After months of resistance, the European Commission agreed late Tuesday that U.S. security demands for information about all air passengers flying to the U.S. from Europe do not breach tough European Union data privacy laws.
The U.S. Department of Homeland Security initially sought 39 pieces of information about passengers, including their name, address, and details about how and where they purchased their tickets. The DHS wanted to hold the information for 50 years and use it in domestic criminal investigations as well as for antiterrorism purposes. It also wanted the information before the passengers boarded their flights.
E.U. data protection laws forbid airlines from sharing personal details of their passengers with organizations based in countries with less stringent privacy laws, such as the U.S.
The Commission has spent most of this year trying to find a way of accommodating U.S. security needs within the E.U.'s privacy laws. Agreement was only possible after last minute concessions by the U.S., says Jonathan Todd, a spokesperson for the Commission.
U.S. officials agreed to reduce the amount of time they would hold on to the passenger data to three and a half years, down from 50 years. They also agreed to restrict use of the data to investigation of terrorist and other international crimes, excluding domestic U.S. criminal investigations.
The U.S. agreed to reduce the number of items of required data to 34 from 39.
"Agents of the department's U.S. Customs and Border Protection Bureau need 34 elements of [passenger] data to screen passengers for possible involvement in terrorist activities or other serious crimes," the DHS says in a statement.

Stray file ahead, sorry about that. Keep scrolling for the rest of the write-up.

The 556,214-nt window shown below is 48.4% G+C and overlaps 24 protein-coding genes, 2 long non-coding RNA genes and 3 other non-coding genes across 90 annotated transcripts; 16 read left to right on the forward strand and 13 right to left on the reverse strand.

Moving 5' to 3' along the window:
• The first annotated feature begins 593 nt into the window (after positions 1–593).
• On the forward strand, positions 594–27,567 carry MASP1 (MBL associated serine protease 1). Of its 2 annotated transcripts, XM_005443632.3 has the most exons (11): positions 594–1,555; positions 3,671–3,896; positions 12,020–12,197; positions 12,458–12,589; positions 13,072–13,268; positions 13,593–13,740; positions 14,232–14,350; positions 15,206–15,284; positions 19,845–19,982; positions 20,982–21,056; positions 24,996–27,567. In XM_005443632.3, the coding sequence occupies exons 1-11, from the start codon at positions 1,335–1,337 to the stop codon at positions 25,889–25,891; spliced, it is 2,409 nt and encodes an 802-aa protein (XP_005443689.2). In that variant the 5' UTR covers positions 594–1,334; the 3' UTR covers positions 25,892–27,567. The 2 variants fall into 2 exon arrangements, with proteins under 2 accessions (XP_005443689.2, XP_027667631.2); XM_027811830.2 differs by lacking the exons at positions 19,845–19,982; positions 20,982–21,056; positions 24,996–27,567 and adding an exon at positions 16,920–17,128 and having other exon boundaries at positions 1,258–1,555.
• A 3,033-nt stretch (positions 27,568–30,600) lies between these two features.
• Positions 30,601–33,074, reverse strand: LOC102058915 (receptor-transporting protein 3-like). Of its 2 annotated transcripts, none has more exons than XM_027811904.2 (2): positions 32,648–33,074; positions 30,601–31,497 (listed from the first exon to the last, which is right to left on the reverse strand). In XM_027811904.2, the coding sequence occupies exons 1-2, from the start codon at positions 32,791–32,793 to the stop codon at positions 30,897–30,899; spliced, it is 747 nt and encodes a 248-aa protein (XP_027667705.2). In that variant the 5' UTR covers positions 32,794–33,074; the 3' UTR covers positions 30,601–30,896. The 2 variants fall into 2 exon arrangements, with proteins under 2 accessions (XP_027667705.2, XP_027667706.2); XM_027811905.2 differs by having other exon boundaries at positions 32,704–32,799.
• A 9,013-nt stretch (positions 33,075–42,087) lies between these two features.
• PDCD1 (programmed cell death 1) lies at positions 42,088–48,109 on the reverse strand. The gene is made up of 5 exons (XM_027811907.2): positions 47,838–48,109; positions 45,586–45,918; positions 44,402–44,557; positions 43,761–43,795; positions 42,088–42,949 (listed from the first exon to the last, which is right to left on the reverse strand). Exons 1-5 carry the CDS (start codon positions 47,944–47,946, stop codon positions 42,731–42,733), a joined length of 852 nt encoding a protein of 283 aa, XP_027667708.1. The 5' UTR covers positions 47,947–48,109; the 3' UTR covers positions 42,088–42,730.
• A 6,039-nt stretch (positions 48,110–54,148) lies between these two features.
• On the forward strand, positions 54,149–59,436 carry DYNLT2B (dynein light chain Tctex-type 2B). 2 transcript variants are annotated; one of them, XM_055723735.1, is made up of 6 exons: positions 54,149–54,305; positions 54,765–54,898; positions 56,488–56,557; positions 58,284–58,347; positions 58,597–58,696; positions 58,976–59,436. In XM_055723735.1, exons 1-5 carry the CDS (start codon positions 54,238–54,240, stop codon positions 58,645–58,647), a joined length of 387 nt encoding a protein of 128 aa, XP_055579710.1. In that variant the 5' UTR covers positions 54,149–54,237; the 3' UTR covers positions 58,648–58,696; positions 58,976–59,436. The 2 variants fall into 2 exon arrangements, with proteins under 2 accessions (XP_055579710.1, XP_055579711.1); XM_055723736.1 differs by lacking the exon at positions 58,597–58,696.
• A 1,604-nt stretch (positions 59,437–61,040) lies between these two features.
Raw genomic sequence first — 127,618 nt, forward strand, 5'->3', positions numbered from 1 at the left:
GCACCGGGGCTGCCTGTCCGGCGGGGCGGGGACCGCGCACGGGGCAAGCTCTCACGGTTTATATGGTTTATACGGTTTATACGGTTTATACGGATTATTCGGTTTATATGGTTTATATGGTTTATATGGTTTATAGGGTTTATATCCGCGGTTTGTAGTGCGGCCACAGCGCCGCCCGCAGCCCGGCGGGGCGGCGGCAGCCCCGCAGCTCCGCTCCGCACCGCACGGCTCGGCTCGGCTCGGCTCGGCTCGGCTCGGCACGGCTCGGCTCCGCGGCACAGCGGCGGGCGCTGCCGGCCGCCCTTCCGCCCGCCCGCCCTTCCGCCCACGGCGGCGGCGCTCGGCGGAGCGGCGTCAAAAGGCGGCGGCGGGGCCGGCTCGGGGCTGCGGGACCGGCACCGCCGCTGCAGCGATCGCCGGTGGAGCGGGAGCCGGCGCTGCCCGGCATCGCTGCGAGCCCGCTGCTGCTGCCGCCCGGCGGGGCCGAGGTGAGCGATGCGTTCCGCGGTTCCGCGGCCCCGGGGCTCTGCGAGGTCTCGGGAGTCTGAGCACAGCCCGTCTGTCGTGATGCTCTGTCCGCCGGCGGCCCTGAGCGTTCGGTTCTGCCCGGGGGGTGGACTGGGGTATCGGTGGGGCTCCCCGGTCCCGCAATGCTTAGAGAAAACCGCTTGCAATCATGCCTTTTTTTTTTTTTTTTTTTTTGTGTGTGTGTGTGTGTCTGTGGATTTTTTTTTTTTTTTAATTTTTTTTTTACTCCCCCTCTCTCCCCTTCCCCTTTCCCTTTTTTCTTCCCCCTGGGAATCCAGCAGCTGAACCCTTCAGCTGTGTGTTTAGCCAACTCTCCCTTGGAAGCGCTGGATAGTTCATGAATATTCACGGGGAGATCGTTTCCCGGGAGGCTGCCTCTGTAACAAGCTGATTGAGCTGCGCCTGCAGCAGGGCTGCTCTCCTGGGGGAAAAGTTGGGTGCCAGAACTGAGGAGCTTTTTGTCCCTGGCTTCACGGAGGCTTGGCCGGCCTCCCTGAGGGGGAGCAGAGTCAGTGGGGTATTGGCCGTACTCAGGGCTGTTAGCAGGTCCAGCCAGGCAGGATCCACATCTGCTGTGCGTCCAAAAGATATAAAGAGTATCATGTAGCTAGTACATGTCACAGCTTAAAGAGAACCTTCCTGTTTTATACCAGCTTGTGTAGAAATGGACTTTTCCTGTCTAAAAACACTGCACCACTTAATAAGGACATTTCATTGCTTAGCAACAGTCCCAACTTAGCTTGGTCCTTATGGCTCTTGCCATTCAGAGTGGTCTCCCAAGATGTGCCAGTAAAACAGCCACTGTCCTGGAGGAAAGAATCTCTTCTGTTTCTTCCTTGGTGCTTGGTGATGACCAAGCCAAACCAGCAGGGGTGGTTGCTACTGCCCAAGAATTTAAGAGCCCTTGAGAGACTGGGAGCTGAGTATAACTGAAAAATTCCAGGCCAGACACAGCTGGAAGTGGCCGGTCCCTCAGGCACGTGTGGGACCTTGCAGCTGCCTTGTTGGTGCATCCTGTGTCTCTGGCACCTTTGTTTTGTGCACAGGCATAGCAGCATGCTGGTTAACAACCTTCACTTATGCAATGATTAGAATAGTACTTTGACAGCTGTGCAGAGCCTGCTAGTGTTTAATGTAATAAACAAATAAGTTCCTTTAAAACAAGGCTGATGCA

The issue of the number of data elements is largely academic, says Todd, as many airlines don't collect all the items anyway. Alone among European airlines, Italy's Al Italia refuses to pass on the data at all, he says.
In addition, the U.S. agreed to provide similar data on U.S. citizens when they fly to Europe, Todd says. "The aim is to make this reciprocal," he says.
Commissioner Frits Bolkestein led the negotiations for the E.U. "I do not see any solution which serves our objectives better," he says.
Failure to agree with the U.S. would have had negative repercussions, according to Bolkestein. "I see in any case no justification at all for pursuing policies which risk producing negative outcomes for passengers and negative impacts for airlines," he says.
The agreement with the U.S. was the only practical way of avoiding lengthy delays for European travelers to the U.S. and fines against European airlines that did not provide the data to the U.S. authorities, Todd says Wednesday.
The agreement must be discussed by national data protection regulators, the European Parliament, and national governments before it can be formally adopted. The Commission hopes to finalize the agreement by March or April next year, Todd says.